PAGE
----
Beverly Holcombe Robertson

Confederate General Beverly H. Robertson        Beverly Holcombe Robertson was born on June 5, 1827, in Amelia County, Virginia. He graduated from the United States Military Academy in 1849, and was promoted to brevet second lieutenant of the Second dragoons. After a year at the cavalry school at Carlisle, Pa., he was promoted second lieutenant, and ordered to the West. His army service was almost entirely spent on the western frontier with the 2nd Dragoons, and later, the 5th Cavalry. He served in New Mexico, Kansas and Nebraska, participating in battle with the Apache Indians at Tornado del Muerto, and with the Sioux at Blue Water, and earning promotion to first lieutenant, until 1859, when, being ordered to Utah, he became adjutant of his regiment and acting assistant adjutant-general of the department of Utah. In dispatches, his superior repeatedly commended him. He was promoted captain March 3, 1861, but then dismissed from the U.S. Army on August 8, 1861, as having "given proof of his disloyalty." Before this time, he had been appointed a captain in the Confederate Adjutant General's Department on March 16th. 

        Later, he was elected colonel of the 4th Virginia Cavalry Regiment in the cavalry brigade organized by General Stuart in the latter part of 1861. After Yorktown had been abandoned, and the Federal lines were close to Richmond, he made a gallant fight at New Bridge, in an attempt to repossess Mechanicsville, exercising brigade command in the action. He took part in Stonewall Jackson's Valley Campaign, and commanded Jackson's cavalry after the death of Turner Ashby. Robertson was promoted to brigadier general on June 9, 1862. From Ashby's command there was organized the Seventh Cavalry Regiment, Col. W. E. Jones; the Twelfth Regiment, Col. A. W. Harman; and the Seventeenth Battalion (later the Eleventh Regiment), Maj. O. R. Funsten. These, with the Sixth Regiment, Col. P. S. Flournoy, and the Second Regiment, Col. T. T. Munford (which had accompanied Jackson), constituted Robertson's brigade when he rejoined Stuart on the Rapidan river in August.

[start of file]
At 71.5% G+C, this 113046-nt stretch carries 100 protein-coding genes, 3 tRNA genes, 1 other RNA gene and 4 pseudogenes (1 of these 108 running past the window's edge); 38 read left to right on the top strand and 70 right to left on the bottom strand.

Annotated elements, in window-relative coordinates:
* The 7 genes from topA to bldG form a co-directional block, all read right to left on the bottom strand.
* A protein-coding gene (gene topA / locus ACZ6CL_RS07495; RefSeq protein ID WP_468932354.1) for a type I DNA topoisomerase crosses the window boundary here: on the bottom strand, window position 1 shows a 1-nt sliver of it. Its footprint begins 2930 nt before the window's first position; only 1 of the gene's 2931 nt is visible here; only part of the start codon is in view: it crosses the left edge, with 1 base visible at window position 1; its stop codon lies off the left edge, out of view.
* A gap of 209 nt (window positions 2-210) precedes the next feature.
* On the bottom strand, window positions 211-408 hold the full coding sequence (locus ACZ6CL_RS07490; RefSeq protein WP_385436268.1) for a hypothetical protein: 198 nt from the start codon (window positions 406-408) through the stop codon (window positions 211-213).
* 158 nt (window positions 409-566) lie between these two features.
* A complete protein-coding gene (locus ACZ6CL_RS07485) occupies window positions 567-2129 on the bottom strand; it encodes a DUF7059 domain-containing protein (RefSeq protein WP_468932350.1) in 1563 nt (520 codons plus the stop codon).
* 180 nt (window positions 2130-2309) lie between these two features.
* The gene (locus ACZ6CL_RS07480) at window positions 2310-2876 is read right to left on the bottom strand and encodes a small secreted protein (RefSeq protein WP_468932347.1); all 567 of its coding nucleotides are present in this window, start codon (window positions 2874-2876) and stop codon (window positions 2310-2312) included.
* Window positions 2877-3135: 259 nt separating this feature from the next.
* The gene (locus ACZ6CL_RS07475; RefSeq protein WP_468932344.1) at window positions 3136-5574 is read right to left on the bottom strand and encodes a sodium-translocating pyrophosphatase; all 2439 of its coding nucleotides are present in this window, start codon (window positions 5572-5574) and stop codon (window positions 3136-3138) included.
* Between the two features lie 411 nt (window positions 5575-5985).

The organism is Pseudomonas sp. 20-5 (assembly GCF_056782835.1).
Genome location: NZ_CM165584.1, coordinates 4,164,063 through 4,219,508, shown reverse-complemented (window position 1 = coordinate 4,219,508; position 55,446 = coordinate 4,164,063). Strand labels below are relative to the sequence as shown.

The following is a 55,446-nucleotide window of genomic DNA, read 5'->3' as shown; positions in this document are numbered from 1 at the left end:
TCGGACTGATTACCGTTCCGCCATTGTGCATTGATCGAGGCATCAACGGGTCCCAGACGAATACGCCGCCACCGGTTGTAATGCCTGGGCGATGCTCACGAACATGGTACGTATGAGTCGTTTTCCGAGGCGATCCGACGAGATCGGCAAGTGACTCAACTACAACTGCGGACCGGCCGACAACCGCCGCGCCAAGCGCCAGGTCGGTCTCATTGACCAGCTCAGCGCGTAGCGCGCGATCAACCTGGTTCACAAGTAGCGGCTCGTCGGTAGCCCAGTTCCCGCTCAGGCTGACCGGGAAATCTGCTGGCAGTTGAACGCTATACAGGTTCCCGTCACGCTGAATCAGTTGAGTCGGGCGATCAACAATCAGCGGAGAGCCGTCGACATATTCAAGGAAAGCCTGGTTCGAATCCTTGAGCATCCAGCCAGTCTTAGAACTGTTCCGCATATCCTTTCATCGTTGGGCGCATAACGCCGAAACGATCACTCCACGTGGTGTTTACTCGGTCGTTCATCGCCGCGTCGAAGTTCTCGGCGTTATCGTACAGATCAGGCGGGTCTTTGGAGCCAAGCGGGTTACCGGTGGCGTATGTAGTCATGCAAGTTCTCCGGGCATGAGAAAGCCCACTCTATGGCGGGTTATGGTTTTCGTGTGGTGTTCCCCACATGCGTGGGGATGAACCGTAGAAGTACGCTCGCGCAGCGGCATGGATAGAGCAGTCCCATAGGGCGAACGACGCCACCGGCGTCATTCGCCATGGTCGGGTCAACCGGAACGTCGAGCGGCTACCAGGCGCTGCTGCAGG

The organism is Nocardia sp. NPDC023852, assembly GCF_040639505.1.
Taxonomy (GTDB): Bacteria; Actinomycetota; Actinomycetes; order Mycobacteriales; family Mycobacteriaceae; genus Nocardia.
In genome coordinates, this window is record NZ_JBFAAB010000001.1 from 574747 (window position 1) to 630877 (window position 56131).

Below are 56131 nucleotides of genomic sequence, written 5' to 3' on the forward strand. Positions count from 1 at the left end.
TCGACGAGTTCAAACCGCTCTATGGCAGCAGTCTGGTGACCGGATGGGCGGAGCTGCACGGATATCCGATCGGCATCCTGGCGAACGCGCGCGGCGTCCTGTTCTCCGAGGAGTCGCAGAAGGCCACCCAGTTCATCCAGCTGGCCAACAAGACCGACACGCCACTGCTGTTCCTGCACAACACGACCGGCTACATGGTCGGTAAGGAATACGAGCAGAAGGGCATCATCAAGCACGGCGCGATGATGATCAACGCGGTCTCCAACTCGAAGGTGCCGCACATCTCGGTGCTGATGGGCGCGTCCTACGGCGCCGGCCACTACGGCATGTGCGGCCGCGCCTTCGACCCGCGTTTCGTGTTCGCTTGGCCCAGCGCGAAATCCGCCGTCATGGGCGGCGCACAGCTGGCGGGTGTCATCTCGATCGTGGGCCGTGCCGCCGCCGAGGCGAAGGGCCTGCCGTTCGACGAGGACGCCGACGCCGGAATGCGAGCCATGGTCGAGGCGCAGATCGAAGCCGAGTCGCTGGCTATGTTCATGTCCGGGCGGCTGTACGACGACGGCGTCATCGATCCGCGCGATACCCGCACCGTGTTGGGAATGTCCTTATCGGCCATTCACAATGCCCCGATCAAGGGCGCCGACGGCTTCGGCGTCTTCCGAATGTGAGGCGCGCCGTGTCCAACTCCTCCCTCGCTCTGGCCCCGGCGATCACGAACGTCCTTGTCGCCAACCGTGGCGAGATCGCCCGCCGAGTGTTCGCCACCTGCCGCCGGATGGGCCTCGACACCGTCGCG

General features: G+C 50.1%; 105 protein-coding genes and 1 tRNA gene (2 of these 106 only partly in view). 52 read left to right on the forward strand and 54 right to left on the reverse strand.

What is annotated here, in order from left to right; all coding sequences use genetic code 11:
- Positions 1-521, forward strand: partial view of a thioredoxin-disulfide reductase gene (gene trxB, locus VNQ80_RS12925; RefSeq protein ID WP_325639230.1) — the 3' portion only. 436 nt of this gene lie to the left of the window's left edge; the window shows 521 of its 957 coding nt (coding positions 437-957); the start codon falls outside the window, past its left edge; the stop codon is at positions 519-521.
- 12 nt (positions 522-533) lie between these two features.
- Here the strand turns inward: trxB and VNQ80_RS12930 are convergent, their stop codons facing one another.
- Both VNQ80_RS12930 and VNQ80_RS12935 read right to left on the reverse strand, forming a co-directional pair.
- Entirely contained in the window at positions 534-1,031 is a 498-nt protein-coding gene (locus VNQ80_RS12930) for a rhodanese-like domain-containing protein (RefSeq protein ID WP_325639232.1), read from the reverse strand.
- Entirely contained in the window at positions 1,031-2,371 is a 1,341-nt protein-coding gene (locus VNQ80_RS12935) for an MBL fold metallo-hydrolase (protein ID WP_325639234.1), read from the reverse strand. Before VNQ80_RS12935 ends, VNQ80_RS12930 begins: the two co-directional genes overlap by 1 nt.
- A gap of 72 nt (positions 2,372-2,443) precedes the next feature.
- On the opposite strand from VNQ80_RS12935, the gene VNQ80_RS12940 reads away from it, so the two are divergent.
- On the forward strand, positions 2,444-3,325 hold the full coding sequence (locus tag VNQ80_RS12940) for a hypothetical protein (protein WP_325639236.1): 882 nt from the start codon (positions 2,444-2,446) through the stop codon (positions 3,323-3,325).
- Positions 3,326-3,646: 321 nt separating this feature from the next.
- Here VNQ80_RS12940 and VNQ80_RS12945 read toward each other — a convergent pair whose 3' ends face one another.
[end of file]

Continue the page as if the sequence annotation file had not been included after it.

Very soon afterward he participated in the victory at Brandy Station, and was congratulated by Stuart upon the superior discipline and stability of the command he had organized. During the battle of Groveton he was in command on the right holding back Porter, and on the 30th of August, made a handsome cavalry attack against the Federal left flank, driving the enemy and capturing 300 prisoners. On September 5th, General Robertson was ordered to the department of North Carolina for the organization and instruction of cavalry troops. In this capacity he displayed excellent ability, also participating in the demonstration against New Bern in March, 1863. Of his brigade he led two regiments, the Fourth and Fifth North Carolina cavalry, to reinforce Stuart in May, 1863; took an important part in the fight at Upperville, and during the Gettysburg campaign, commanded the cavalry division left with the main army, with orders to watch the enemy, and follow in the rear of Lee, after Stuart started on his raid through Maryland. This division consisted of his North Carolina brigade and his former Virginia brigade, now commanded by W. E. Jones. On the last day of the Gettysburg battle his command fought a cavalry battle near Fairfield, and during the retreat was engaged in repeated skirmishes, particularly at Funkstown and Hagerstown. After the return to Virginia, his two regiments having been reduced to 300 men, he asked to be transferred to another field and was assigned in October to the command of the Second Military District of South Carolina, Georgia and Florida. In this field he remained, with enlarged command, during the remainder of the war, defeating the Federal attempt to possess John's Island in July, 1864, commanding the cavalry forces which covered the retreat of Hardee from Charleston, and participating in several engagements with Sherman's troops. 

        After the War, he moved to Washington, D.C., and worked in the insurance business. He died on November 12, 1910 at age of 84, and was buried in Amelia County, Virginia.

 Recommended Reading on Thomas J. "Stonewall" Jackson & the Shenandoah Valley Campaign!

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